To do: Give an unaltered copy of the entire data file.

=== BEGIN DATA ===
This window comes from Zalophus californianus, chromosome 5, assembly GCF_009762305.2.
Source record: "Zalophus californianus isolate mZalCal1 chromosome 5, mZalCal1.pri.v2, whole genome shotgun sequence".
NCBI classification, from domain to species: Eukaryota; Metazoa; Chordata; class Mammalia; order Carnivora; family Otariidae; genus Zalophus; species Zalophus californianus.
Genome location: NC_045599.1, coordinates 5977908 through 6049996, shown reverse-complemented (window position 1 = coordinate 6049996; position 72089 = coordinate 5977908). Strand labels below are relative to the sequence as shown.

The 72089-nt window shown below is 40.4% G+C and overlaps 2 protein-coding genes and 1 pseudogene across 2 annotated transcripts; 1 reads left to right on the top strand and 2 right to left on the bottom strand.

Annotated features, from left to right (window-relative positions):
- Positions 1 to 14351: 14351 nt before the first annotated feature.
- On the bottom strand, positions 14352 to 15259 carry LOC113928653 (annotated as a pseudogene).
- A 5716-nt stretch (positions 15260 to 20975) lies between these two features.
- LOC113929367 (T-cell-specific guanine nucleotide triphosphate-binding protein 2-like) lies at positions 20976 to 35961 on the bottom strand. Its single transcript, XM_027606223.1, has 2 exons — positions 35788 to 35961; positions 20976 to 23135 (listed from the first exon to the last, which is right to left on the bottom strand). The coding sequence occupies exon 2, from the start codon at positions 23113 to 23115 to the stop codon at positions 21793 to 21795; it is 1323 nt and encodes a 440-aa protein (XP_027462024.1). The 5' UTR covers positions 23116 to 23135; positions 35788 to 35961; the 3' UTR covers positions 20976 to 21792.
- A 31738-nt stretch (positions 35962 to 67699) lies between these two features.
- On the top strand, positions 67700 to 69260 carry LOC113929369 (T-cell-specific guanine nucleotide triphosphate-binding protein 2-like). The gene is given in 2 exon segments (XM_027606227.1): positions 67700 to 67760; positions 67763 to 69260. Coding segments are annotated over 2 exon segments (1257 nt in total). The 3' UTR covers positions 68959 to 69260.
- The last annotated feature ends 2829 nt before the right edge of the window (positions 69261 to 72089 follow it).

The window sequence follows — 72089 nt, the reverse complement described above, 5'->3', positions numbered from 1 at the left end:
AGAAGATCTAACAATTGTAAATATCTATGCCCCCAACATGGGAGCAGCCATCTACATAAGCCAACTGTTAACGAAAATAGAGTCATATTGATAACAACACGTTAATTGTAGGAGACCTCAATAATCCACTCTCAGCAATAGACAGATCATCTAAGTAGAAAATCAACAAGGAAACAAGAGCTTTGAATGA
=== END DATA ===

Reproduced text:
This window comes from Zalophus californianus, chromosome 5, assembly GCF_009762305.2.
Source record: "Zalophus californianus isolate mZalCal1 chromosome 5, mZalCal1.pri.v2, whole genome shotgun sequence".
NCBI classification, from domain to species: Eukaryota; Metazoa; Chordata; class Mammalia; order Carnivora; family Otariidae; genus Zalophus; species Zalophus californianus.
Genome location: NC_045599.1, coordinates 5977908 through 6049996, shown reverse-complemented (window position 1 = coordinate 6049996; position 72089 = coordinate 5977908). Strand labels below are relative to the sequence as shown.

The 72089-nt window shown below is 40.4% G+C and overlaps 2 protein-coding genes and 1 pseudogene across 2 annotated transcripts; 1 reads left to right on the top strand and 2 right to left on the bottom strand.

Annotated features, from left to right (window-relative positions):
- Positions 1 to 14351: 14351 nt before the first annotated feature.
- On the bottom strand, positions 14352 to 15259 carry LOC113928653 (annotated as a pseudogene).
- A 5716-nt stretch (positions 15260 to 20975) lies between these two features.
- LOC113929367 (T-cell-specific guanine nucleotide triphosphate-binding protein 2-like) lies at positions 20976 to 35961 on the bottom strand. Its single transcript, XM_027606223.1, has 2 exons — positions 35788 to 35961; positions 20976 to 23135 (listed from the first exon to the last, which is right to left on the bottom strand). The coding sequence occupies exon 2, from the start codon at positions 23113 to 23115 to the stop codon at positions 21793 to 21795; it is 1323 nt and encodes a 440-aa protein (XP_027462024.1). The 5' UTR covers positions 23116 to 23135; positions 35788 to 35961; the 3' UTR covers positions 20976 to 21792.
- A 31738-nt stretch (positions 35962 to 67699) lies between these two features.
- On the top strand, positions 67700 to 69260 carry LOC113929369 (T-cell-specific guanine nucleotide triphosphate-binding protein 2-like). The gene is given in 2 exon segments (XM_027606227.1): positions 67700 to 67760; positions 67763 to 69260. Coding segments are annotated over 2 exon segments (1257 nt in total). The 3' UTR covers positions 68959 to 69260.
- The last annotated feature ends 2829 nt before the right edge of the window (positions 69261 to 72089 follow it).

The window sequence follows — 72089 nt, the reverse complement described above, 5'->3', positions numbered from 1 at the left end:
AGAAGATCTAACAATTGTAAATATCTATGCCCCCAACATGGGAGCAGCCATCTACATAAGCCAACTGTTAACGAAAATAGAGTCATATTGATAACAACACGTTAATTGTAGGAGACCTCAATAATCCACTCTCAGCAATAGACAGATCATCTAAGTAGAAAATCAACAAGGAAACAAGAGCTTTGAATGA